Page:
Which, of course, means suppression of the adversary culture. Suppression? In democratic America, where everybody can, thanks to the First Amendment, express his views? No one prohibits anybody from publishing a book, making a movie, launching a TV station. That’s true, but in our technotronic reality, an idea, a defense of a value, or an alternate view is not a matter of expression but of visibility, audibility, dissemination. The media are the modern passkey to human consciousness and they are overwhelmingly dedicated to the liberal culture. That is—the media are committed body and soul to the idea of progress toward an endlessly inferior world. The liberals, proud of their nonconformism, have rebelled against hypocrisy over the centuries; their rebellion has become an orthodoxy and anybody who now rebels against their cant is hypocritically branded a bigot and made the object of either ridicule or stony silence.
The official stand of the liberal culture is that its adversary is culturally inferior. The liberal worldview only is declared respectable, and the culture engendered by it auspicious, wise, worthy of attention. But is that so? Even if conservatives and traditionalists may command the allegiance of more minds and souls in America (and we don’t know if that is the case, since the pollsters are reluctant to let conservative scholars formulate their questionnaires), the media will always make it invisible. They know how to do it. Time magazine, for instance, refuses to print, in its “Letters to the Editor” column, any intelligent rebuff of its liberal biases, favoring, instead, inarticulate and doltish ones, giving them an instant yahoo imprint by innuendo. The media are masters of tokenism so they fraudulently reduce the conservative cultural force to a handful of names. Why is it that the only opinion on hard-working small businessmen comes from Burbank, or Manhattan, where smart alecks are making fortunes by turning the moral satisfactions of decent hard work into a rat race by means of derisive one-liners? Every reader of newspapers knows that Goldwater is a conservative, but nobody knows that Faulkner was our greatest conservative writer. We are sternly instructed by the press and show biz that love is a liberal idea, and faithfulness a conservative one, but to prove that love is ennobled by faithfulness is forbidden. By preaching anticapitalism and chintzy hedonism in the same breath, the liberal culture has lost any title to the moral representation of hard-working, law-abiding, normalcy-and-common-sense-craving America. However, the near monopoly of cultural means and the quasi-totalitarian method of ignoring voices of protest present only the liberal image of the reality.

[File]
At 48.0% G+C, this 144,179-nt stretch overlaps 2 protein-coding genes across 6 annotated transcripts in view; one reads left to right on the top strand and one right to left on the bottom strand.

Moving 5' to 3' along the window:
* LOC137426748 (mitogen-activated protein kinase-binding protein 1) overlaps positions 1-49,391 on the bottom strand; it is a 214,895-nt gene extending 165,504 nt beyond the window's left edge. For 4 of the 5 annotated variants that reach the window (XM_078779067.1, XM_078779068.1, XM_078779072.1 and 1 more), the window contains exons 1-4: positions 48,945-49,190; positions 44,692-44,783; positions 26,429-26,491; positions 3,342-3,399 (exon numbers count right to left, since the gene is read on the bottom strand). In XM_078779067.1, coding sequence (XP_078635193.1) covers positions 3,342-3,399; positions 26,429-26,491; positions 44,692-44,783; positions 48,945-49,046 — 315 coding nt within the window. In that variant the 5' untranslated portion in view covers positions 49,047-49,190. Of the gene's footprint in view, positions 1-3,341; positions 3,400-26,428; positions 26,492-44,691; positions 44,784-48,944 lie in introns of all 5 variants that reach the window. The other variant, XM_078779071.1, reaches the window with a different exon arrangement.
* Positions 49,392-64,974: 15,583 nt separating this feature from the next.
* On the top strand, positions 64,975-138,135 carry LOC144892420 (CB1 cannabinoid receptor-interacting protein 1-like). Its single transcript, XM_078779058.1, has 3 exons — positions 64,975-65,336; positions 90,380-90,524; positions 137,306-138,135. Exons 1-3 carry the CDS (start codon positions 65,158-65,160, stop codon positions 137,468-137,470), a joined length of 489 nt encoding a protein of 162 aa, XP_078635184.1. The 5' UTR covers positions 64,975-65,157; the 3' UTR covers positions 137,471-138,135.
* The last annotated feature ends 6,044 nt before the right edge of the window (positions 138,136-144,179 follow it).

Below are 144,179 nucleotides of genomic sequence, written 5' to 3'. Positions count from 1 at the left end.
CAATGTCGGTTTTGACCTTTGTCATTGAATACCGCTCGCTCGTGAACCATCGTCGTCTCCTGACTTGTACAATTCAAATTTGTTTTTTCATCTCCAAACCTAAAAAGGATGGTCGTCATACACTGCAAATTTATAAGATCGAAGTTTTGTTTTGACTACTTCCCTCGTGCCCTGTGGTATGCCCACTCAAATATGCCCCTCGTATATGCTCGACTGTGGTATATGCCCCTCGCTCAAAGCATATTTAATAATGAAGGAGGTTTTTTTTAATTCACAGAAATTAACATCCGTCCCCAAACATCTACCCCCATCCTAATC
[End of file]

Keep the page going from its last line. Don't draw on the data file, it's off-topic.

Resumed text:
Which makes the two-culture syndrome in America a system of oppression and abuse. To some, it may seem amusing that punk rock, with all its beastly imbecility, is the plaything of the court culture, while the music of Boston Pops serves the plain folk. These paradoxes are at the core of social aberrations. The pristine conviction that social and cultural power are still in the hands of the old financial establishment is an illusion. The cultural, thus the political, standards are now ordained by what some call the New Class. In the early 50’s, plenty of brainy and fiercely liberal if not outrightly radical-minded people, scared stiff by McCarthy, went from politics into professions—journalism, theater, labor law, publishing, etc. Within two decades, they had monopolized the opinion-making apparatus of the country and gathered fabulous wealth along the way. But their allegiances remained the same, and today a mining tycoon is financing the Institute for Policy Studies, an overtly procommunist research center. Professions whose social basis was the bohemian left (stage setting, fashion photography, sound engineering, etc.) have become sources of financial opulence for left-wing politics. The critics of the New Class locate its members mostly in the academe, bureaucracy, the media; but what about the weight of all that money for left causes that comes from the superaffluent Hollywood cameramen or radical disc jockeys?